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Comixology Launches Submit, a Lackluster Self-pub Service

ComiXology_Submit_TMCM_iPadI have long been an advocate of authors publishing their own work without a traditional publisher so when I read today that comiXology had launched a self-pub service, I was thrilled.

But then I really started looking at the service and it stopped being quite such a great option for authors. Compared to the self-pub services run by Smashwords, Amazon, B&N, and Kobo, Submit comes up short. It pays far less and is more restrictive.

First, Submit will accept any graphic novel in PDF format, but comiXology will only distribute the title after it meets their approval. Comixology isn’t clear on what they are looking for, but they do say:

We reserve the right to reject any submission. We’ll have a team of people looking at the quality of each submission. The high quality of our customer experience is the key to comiXology’s success, and something that we do not take lightly. For this reason we will be choosy about what type of content we accept on our digital comics platform.

That almost reminds you of Apple’s process for accepting content into iBooks, doesn’t it? It surely does not resemble how any other ebookstore operates, though given ebooks I have discarded for poor writing maybe they should.

Submit also requires a fair amount of ancillary artwork like a publisher’s logo, series artwork, cover image, and so on, and it looks like the title might not be approved if some details are missing. Again, this is more nitpicky than other services but perhaps it will lead to higher quality.

And then there’s the money. ComiXology only pays the author half of the net income. For example, sales via the comiXology iPad app will net the author 35%. First Apple’s vig is subtracted and then the remaining 70% is divided between coniXology and the author. Payments are made on a quarterly basis.

Not exactly a good deal, is it? Can anyone recommend a better option?



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Kwanza March 6, 2013 um 5:11 pm

If you’re comparing it to Apple and calling it "lackluster" isn’t that sort of ignoring that the App Store has been a smashing success for Cupertino and developers? cX reviewing content makes sense as they have to spend toward converting that PDF for iDevice reading– those are salaried heads.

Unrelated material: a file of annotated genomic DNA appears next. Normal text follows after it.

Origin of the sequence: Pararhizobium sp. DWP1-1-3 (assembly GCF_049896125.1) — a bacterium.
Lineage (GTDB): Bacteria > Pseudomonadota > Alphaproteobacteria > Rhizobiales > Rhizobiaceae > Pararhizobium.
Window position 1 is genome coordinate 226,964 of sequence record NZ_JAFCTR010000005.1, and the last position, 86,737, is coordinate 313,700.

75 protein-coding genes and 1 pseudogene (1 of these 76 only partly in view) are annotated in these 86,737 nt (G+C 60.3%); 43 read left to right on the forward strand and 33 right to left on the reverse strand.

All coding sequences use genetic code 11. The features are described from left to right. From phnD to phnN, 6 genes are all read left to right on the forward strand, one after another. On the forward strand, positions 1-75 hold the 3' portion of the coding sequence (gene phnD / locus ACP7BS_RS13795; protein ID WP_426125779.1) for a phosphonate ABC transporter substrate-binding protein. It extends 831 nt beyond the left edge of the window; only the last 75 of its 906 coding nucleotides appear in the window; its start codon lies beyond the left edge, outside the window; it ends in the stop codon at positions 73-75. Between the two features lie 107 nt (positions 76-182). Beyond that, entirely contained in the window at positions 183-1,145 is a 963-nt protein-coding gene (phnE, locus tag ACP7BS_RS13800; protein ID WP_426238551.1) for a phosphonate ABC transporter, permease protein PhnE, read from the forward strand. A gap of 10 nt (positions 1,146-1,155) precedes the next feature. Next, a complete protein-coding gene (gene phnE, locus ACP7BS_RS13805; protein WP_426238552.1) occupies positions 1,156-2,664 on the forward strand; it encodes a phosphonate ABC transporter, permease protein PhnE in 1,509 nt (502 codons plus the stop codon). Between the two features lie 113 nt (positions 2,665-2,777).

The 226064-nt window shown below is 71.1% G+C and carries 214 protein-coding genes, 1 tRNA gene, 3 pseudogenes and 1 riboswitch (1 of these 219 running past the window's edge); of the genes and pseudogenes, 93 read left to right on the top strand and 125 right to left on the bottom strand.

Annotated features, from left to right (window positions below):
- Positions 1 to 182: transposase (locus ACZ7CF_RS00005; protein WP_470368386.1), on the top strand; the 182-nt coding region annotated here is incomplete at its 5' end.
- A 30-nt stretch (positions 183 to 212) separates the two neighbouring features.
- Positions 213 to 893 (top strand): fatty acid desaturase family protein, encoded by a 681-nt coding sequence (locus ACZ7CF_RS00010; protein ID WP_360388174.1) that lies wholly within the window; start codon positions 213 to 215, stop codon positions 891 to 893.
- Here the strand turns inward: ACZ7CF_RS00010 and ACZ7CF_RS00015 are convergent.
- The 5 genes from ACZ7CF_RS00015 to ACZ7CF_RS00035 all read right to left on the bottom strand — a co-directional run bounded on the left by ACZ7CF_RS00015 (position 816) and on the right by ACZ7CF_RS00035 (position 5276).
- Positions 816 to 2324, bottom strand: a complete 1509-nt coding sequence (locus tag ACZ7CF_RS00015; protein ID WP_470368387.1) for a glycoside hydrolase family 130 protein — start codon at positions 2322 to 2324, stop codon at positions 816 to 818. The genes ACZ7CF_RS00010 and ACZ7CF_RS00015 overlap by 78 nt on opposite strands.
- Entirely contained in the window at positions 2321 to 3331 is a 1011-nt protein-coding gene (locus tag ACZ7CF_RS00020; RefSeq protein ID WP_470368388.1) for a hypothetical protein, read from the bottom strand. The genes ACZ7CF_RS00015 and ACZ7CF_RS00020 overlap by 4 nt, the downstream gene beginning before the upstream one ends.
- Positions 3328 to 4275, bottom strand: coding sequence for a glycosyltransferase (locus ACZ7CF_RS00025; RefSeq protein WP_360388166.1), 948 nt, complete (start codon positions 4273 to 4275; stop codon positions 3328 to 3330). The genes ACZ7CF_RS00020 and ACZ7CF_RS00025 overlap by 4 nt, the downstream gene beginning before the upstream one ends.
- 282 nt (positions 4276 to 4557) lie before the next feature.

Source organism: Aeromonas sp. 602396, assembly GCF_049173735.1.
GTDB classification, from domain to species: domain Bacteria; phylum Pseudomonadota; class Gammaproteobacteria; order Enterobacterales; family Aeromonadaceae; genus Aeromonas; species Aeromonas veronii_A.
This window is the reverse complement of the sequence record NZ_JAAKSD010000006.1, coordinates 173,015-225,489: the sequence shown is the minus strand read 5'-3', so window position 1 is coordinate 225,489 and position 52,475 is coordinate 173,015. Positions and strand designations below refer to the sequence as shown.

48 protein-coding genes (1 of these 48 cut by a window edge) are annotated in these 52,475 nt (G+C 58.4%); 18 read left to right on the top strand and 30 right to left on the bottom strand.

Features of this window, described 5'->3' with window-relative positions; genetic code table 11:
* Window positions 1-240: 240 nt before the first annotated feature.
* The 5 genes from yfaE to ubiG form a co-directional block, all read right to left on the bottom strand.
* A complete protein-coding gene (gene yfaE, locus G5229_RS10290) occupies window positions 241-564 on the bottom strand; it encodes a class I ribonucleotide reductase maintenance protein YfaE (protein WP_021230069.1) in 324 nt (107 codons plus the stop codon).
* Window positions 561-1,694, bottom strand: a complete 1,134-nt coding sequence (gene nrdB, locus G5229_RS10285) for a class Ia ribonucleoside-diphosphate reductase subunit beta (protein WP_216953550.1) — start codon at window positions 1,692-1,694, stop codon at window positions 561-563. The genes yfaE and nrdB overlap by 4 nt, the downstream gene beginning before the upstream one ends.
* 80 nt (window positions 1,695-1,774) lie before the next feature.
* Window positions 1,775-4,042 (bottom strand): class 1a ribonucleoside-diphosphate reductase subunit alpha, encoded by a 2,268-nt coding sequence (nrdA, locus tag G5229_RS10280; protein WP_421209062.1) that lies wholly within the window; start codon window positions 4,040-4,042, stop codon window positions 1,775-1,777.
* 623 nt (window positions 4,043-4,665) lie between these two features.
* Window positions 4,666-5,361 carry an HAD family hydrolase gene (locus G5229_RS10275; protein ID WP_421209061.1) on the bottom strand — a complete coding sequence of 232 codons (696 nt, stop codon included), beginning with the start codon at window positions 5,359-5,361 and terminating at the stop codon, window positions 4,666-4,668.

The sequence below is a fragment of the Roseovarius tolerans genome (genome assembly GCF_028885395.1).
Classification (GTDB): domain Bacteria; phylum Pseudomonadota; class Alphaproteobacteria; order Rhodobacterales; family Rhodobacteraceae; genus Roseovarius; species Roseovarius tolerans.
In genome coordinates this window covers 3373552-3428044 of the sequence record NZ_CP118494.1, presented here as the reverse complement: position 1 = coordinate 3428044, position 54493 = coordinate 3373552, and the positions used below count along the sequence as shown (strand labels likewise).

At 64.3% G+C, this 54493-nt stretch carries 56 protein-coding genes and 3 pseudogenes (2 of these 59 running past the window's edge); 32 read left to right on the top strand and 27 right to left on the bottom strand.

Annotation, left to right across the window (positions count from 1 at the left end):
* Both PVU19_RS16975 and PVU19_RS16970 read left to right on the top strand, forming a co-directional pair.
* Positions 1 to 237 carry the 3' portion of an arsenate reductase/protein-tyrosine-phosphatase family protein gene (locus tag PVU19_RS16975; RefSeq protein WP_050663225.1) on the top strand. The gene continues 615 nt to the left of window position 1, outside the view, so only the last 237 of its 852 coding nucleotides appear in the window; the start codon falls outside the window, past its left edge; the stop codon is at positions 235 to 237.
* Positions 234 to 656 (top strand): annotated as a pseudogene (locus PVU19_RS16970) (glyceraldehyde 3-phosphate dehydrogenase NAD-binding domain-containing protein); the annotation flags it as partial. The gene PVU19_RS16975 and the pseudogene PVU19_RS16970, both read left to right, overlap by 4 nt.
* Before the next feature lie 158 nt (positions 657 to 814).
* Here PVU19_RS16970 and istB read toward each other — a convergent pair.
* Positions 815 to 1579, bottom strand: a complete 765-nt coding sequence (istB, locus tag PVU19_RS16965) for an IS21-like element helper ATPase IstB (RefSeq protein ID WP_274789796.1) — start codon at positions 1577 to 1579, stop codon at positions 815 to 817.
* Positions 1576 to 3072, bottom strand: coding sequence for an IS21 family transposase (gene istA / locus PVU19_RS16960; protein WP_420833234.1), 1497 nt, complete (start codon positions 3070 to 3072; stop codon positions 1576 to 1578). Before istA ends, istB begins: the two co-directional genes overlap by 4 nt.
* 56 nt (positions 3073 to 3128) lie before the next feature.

Add in employees reviewing the content, which for a free service to authors, is their right. They will screen for porn and let’s be honest, crappy comics. What is wrong with curating content to give their main concern; customers, the best experience? There is a lot of garbage apps on iTunes, so I hope cX can exercise a more discerning palette.

Nate Hoffelder March 6, 2013 um 8:44 pm

I was thinking of iBooks more than anything. I’ve clarified the post.

Bill Smith March 7, 2013 um 8:02 pm has been publishing all sorts of digital comics for years. Also roughly a 50/50 split.

Nate Hoffelder March 7, 2013 um 8:19 pm

Really? In that case I think this market is ripe for disruption.

Edit: According to the FAQ that site pays 60% royalty (or higher). That is a lot better than Submit, and in fact it is a lot closer to the rates offered by Amazon, Kobo, and B&N.

Todd McCullough August 9, 2013 um 11:28 am

How is Amazon a good deal?

They’ve forced me either to offer my comic there for $2.99 with a pay out to me of a $1.05 or for $1.99 with a pay out of $0.77.

That royalty rate is garbage.

On Submit I can charge a decent $0.99 and either get a crummy 30% or a respectful 50%.

Go ComiXology.

I am going to check out right now.


Now that Amazon Owns Comixology , What Will Happen To Submit? – The Digital Reader April 19, 2014 um 8:17 pm

[…] launched their self-pub platform and/or publishing imprint in March 2013, and over the following year 1,000 titles were accepted for […]

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